Aggregation combined with gravitational separation is the most commonly used method to treat water globally, but it carries a significant economic and environmental burden as the chemicals used in the process (e.g., coagulants) generate ~8 million tons of metal-based sludge waste annually. To simultaneously deal with the issues of process sustainability, cost, and efficiency, we developed materials reengineered from pristine or waste fibers (e.g., cellulose, polyester, cotton, and keratin) to serve as super-bridging agents, adsorbents and ballast media. This study shows that these sustainable materials (fibers, microspheres, and flakes functionalized with Si, Al and/or Fe) considerably increased the floc size (~6630 µm) compared to conventional physicochemical treatment (~520 µm; using alum and polyacrylamide). The fiber-based materials also reduced chemical usage (20–60 %) and improved contaminant removal during settling by increasing floc size and density. Moreover, the unprecedented size of flocs produced using fiber-based materials (13 times larger compared to conventional treatment) enabled easy floc removal by screening, thereby eliminating the need for a settling tank, a large and costly process unit used to treat more than 70% of water globally. Our results show that fiber-based materials can be effective solutions at removing classical (e.g., natural organic matter (NOM) and phosphorus, via electrostatic affinities) and emerging contaminants (e.g., microplastics and nanoplastics). Due to their large size (> 3000 µm), some Si-grafted and Fe-grafted fiber-based materials were easily recovered from settled/screened sludge and reused multiple times for coagulation/flocculation. These reusable materials combined with separation via screening could allow global water treatment facilities to reduce their capital and operating costs as well as their environmental footprint. Finally, our results also show that these materials could be used in synergy with coagulants and flocculants to improve existing water treatment plants for the removal of NOM, phosphorus, turbidity, total suspended solids and microplastics.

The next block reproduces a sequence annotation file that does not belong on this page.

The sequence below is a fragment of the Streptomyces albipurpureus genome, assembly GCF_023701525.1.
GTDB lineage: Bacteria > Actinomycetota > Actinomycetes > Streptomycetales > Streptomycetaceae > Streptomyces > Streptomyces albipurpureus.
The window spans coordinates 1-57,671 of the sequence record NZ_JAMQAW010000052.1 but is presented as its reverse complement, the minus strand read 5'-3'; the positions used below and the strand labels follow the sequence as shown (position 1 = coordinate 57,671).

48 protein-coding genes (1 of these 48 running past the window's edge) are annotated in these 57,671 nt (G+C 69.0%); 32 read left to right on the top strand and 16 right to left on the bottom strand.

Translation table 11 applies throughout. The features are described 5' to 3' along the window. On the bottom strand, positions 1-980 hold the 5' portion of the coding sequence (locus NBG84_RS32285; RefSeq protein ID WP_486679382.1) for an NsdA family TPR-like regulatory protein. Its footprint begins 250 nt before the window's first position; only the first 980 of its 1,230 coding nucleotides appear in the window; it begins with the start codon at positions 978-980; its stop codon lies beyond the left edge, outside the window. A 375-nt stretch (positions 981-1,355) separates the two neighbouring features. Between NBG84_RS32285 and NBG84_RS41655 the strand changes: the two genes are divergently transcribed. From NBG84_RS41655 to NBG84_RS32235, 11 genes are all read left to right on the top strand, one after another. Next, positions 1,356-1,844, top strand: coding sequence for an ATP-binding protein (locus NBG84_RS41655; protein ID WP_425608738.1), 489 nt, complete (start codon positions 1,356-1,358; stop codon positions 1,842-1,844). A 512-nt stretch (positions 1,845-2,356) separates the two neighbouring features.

Supplementary Information for "Sustainable Fiber-Based Materials as Super-bridging Agents, Adsorbents, and Ballast Media"